I sit alone at the long oval table, peering at the pictures and trying to distract myself from first-day nerves. The perfect, white-toothed celebrities only make me that much more self-conscious. This is an entertainment firm, where everyone works for perfect-looking people and looks like they could be one of them. April, the current receptionist, could be doing spreads at Vogue. I, on the other hand, with my petite, curvy stature and thick wavy hair, don’t look much like a fashion model. Anything but, really.

“Layla?”

Karen, the office manager and my new boss, stands in the doorway. Even at first glance, you know Karen is the kind of woman you don’t want to mess with. A thirty-something woman with a business degree and a penchant for very high-heeled shoes, Karen was born and raised in the Bronx and is the third child out of five from a family of Puerto Ricans who operate a lot of the hot dog carts in Central Park. She was the first of her family to go to college, and she didn’t mess around, graduating summa cum laude from NYU’s school of business. These are all such critical elements of her personality that she divulged them to me during my interview. It was a scare tactic, I guess—she thinks I’m just a rich kid from the suburbs, and she wanted me to be afraid of my boss.

Well, she got what she wished for. Karen scares the hell out of me. Still, maybe we’re more alike than she realizes. Like my dad, a native of Brazil, Karen takes major pains to erase any implications of her less than affluent upbringing. She wears shoes that no office manager in Manhattan has any business buying, and the waterfall of straight, caramel-colored hair is most likely the product of a very sleek and expensive way of taming hair that probably looks naturally a lot like mine—wavy and unruly.

She obviously works really hard to fit in here. It reminds me of my dad’s insistence on trading in his BMW every year whether we need to or not, or the way he refuses to let anyone call me anything other than American. I’m not Latina, I’m American. I’m not Brazilian, I’m American. He’s terrified of anyone thinking of me or us as something different.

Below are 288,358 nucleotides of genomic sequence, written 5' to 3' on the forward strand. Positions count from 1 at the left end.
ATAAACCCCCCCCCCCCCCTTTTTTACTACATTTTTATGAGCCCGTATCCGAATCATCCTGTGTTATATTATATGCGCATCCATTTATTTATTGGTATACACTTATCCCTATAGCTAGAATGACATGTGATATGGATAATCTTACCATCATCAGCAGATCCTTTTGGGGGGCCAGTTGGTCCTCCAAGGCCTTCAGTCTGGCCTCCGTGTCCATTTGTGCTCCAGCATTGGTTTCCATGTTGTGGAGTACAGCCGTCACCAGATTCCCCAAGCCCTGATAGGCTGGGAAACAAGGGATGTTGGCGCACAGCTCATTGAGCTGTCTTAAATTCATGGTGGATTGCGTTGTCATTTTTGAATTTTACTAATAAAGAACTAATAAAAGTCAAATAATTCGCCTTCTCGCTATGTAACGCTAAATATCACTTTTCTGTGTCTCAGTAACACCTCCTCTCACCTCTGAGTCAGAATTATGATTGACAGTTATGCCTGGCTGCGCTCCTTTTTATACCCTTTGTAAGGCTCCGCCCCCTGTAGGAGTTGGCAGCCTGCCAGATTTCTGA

I pull at the hem of my H&M skirt as I stand. I don’t look terrible, but my skirt is slightly wrinkled after I sat in class all morning, and my gray sweater is pilling everywhere. My parents might have money, but they don’t share it with me. My dad, for all his pretentions, is also a big fan of the “bootstraps” mentality. He pays for my tuition, but beyond that, I’m on my own.

“Are you ready?” Karen asks.

The only thing Karen can’t mask is her speech. A thick Bronx accent curves over every word. But accents don’t bother me. I’ve been deciphering my dad’s Portuguese-laced English my entire life.

I nod, holding up a pad of paper and pen. “Absolutely.”

Karen leads me through the halls while lecturing me on my duties. The office is constructed like a horse shoe, with Karen’s and the partners’ offices lining the exterior arc. Inside the shoe, junior associates, assistant, and one intern all sit around small wooden desks, which are blocked off from the front lobby and reception area by the conference room in the middle of everything.

I listen, take notes, and look curiously around at the groups of assistants with headsets and the few attorneys whose doors are open. Every so often, Karen stops and squints her eyeliner-laden lids as if examining me for character defects or an inability to understand the basic tasks of answering phones and keeping things stocked. I just nod, jot a few more details on my legal pad, and we continue with the training.